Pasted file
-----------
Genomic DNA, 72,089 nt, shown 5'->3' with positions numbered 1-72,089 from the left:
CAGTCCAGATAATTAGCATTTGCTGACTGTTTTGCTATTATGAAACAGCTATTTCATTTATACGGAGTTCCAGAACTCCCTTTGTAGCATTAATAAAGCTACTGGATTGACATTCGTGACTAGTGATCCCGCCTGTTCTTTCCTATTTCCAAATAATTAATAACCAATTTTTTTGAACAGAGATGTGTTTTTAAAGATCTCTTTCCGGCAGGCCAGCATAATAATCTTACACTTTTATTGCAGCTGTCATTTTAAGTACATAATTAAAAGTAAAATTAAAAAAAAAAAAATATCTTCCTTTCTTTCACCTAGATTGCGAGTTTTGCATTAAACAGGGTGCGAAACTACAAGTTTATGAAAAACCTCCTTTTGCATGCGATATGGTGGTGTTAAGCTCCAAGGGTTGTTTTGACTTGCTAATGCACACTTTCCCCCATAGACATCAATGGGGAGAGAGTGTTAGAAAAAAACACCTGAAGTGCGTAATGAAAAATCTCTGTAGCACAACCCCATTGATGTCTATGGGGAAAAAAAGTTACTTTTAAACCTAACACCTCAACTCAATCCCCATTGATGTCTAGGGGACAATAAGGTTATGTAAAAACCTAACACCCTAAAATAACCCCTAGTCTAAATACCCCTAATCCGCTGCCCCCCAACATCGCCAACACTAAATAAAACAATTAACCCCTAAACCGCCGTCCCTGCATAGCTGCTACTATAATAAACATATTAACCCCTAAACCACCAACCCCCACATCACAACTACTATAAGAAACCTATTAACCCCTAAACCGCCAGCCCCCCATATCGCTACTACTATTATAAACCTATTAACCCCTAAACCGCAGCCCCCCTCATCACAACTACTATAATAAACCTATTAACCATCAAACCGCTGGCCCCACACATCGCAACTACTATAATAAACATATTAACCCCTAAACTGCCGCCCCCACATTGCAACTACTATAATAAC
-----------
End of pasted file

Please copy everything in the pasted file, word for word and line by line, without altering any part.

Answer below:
Genomic DNA, 72,089 nt, shown 5'->3' with positions numbered 1-72,089 from the left:
CAGTCCAGATAATTAGCATTTGCTGACTGTTTTGCTATTATGAAACAGCTATTTCATTTATACGGAGTTCCAGAACTCCCTTTGTAGCATTAATAAAGCTACTGGATTGACATTCGTGACTAGTGATCCCGCCTGTTCTTTCCTATTTCCAAATAATTAATAACCAATTTTTTTGAACAGAGATGTGTTTTTAAAGATCTCTTTCCGGCAGGCCAGCATAATAATCTTACACTTTTATTGCAGCTGTCATTTTAAGTACATAATTAAAAGTAAAATTAAAAAAAAAAAAATATCTTCCTTTCTTTCACCTAGATTGCGAGTTTTGCATTAAACAGGGTGCGAAACTACAAGTTTATGAAAAACCTCCTTTTGCATGCGATATGGTGGTGTTAAGCTCCAAGGGTTGTTTTGACTTGCTAATGCACACTTTCCCCCATAGACATCAATGGGGAGAGAGTGTTAGAAAAAAACACCTGAAGTGCGTAATGAAAAATCTCTGTAGCACAACCCCATTGATGTCTATGGGGAAAAAAAGTTACTTTTAAACCTAACACCTCAACTCAATCCCCATTGATGTCTAGGGGACAATAAGGTTATGTAAAAACCTAACACCCTAAAATAACCCCTAGTCTAAATACCCCTAATCCGCTGCCCCCCAACATCGCCAACACTAAATAAAACAATTAACCCCTAAACCGCCGTCCCTGCATAGCTGCTACTATAATAAACATATTAACCCCTAAACCACCAACCCCCACATCACAACTACTATAAGAAACCTATTAACCCCTAAACCGCCAGCCCCCCATATCGCTACTACTATTATAAACCTATTAACCCCTAAACCGCAGCCCCCCTCATCACAACTACTATAATAAACCTATTAACCATCAAACCGCTGGCCCCACACATCGCAACTACTATAATAAACATATTAACCCCTAAACTGCCGCCCCCACATTGCAACTACTATAATAAC